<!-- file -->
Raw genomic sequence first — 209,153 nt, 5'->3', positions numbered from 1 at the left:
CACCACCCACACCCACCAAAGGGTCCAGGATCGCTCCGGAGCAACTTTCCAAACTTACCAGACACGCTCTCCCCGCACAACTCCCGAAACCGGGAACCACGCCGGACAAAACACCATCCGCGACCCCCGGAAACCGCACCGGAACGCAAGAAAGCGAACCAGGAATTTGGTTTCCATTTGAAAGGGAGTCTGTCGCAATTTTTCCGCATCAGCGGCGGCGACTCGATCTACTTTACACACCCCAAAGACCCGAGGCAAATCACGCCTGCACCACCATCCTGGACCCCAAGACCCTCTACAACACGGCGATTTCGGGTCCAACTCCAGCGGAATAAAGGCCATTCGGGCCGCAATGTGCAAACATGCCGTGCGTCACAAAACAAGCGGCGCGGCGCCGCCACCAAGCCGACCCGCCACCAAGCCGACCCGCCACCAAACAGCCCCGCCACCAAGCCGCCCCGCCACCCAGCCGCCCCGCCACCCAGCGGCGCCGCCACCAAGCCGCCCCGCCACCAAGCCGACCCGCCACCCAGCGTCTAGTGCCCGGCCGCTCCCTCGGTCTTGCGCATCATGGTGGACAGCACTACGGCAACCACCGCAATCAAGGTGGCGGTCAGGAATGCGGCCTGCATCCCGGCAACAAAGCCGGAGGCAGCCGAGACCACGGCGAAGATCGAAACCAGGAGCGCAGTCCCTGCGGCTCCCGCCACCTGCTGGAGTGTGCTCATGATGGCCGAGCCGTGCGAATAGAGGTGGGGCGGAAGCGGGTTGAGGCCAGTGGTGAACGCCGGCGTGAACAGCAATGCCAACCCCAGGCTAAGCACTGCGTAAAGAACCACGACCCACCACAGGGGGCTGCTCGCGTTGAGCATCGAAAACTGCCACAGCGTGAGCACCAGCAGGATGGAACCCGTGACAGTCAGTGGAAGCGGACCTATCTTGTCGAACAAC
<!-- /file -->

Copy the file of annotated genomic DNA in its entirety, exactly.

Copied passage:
Raw genomic sequence first — 209,153 nt, 5'->3', positions numbered from 1 at the left:
CACCACCCACACCCACCAAAGGGTCCAGGATCGCTCCGGAGCAACTTTCCAAACTTACCAGACACGCTCTCCCCGCACAACTCCCGAAACCGGGAACCACGCCGGACAAAACACCATCCGCGACCCCCGGAAACCGCACCGGAACGCAAGAAAGCGAACCAGGAATTTGGTTTCCATTTGAAAGGGAGTCTGTCGCAATTTTTCCGCATCAGCGGCGGCGACTCGATCTACTTTACACACCCCAAAGACCCGAGGCAAATCACGCCTGCACCACCATCCTGGACCCCAAGACCCTCTACAACACGGCGATTTCGGGTCCAACTCCAGCGGAATAAAGGCCATTCGGGCCGCAATGTGCAAACATGCCGTGCGTCACAAAACAAGCGGCGCGGCGCCGCCACCAAGCCGACCCGCCACCAAGCCGACCCGCCACCAAACAGCCCCGCCACCAAGCCGCCCCGCCACCCAGCCGCCCCGCCACCCAGCGGCGCCGCCACCAAGCCGCCCCGCCACCAAGCCGACCCGCCACCCAGCGTCTAGTGCCCGGCCGCTCCCTCGGTCTTGCGCATCATGGTGGACAGCACTACGGCAACCACCGCAATCAAGGTGGCGGTCAGGAATGCGGCCTGCATCCCGGCAACAAAGCCGGAGGCAGCCGAGACCACGGCGAAGATCGAAACCAGGAGCGCAGTCCCTGCGGCTCCCGCCACCTGCTGGAGTGTGCTCATGATGGCCGAGCCGTGCGAATAGAGGTGGGGCGGAAGCGGGTTGAGGCCAGTGGTGAACGCCGGCGTGAACAGCAATGCCAACCCCAGGCTAAGCACTGCGTAAAGAACCACGACCCACCACAGGGGGCTGCTCGCGTTGAGCATCGAAAACTGCCACAGCGTGAGCACCAGCAGGATGGAACCCGTGACAGTCAGTGGAAGCGGACCTATCTTGTCGAACAAC